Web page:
The quantum circuit is defined by the class “QuantumCircuit” using QiSkit: it requires to specify how many trainable quantum parameters and shots we want to use. In this case, for simplicity, we will use a 1-qubit circuit with one trainable quantum parameter θ and an RY−rotation by the angle θ to train its output. This last is measured in the z-basis computing the σz expectation.
The functions for forward-propagation and back-propagation are defined by the class “HybridFunction” and the quantum layer of the network is defined by the class “Hybrid“.
We want to develop an image classifier using the first two categories of the Fashion-MNIST dataset: T-shirt/top and Trouser. So, now we have to organize our dataset into training and test data and create our hybrid network.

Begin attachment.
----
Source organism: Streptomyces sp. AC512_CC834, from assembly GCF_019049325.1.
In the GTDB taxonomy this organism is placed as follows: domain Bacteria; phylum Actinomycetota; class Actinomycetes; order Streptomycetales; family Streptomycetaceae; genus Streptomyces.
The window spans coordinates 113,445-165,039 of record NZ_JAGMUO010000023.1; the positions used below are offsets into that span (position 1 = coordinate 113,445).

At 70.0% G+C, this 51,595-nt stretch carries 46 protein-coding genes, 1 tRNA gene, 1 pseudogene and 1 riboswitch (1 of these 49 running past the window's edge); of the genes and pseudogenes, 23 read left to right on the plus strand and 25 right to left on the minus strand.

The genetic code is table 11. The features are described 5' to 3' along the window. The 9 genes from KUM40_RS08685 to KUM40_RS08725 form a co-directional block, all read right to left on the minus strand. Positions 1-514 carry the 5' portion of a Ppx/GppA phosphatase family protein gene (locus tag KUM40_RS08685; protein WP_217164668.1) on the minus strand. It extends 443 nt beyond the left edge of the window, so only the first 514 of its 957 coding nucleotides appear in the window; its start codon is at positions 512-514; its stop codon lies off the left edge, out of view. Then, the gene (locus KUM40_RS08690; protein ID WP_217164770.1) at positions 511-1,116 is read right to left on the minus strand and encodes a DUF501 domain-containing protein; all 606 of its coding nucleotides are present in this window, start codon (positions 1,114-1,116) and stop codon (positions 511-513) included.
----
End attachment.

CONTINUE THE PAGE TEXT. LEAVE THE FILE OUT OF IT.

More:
We create a simple Convolutional Neural Network consisting of two convolutional layers, one dropout layer, two fully-connected layers, and finally the quantum layer. Since our quantum circuit contains one parameter, we must ensure the network condenses neurons down to size 1, as it happens in the second fully-connected layer. The value of its last neuron is used as the parameter θ into the quantum circuit to compute the σz measurement and obtain the final prediction.
Now we have all the elements to train and test our hybrid network.
This is a simple example of what we can do using Qiskit, for the complete and editable version of the code click here (https://qiskit.org/textbook/ch-machine-learning/machine-learning-qiskit-pytorch.html).
- https://www.youtube.com/watch?v=-eQ7zgwgTdI, consulted on 12.12.2020
- https://www.youtube.com/watch?v=JhHMJCUmq28, consulted on 23.12.2020
- https://qiskit.org/*, consulted on 28.12.2020
- https://www.theverge.com/circuitbreaker/2016/10/6/13187820/one-nanometer-transistor-berkeley-lab-moores-law, consulted on 02.12.2020
- https://qiskit.org/textbook/ch-machine-learning/machine-learning-qiskit-pytorch.html, consulted on 29.12.2020
- Feynman, R. P., Leighton, R. B., Sands, M. (1965), § 1-1
Article by Carla Melia and Monica Mura, data scientists at Orbyta Srl, 11.01.2021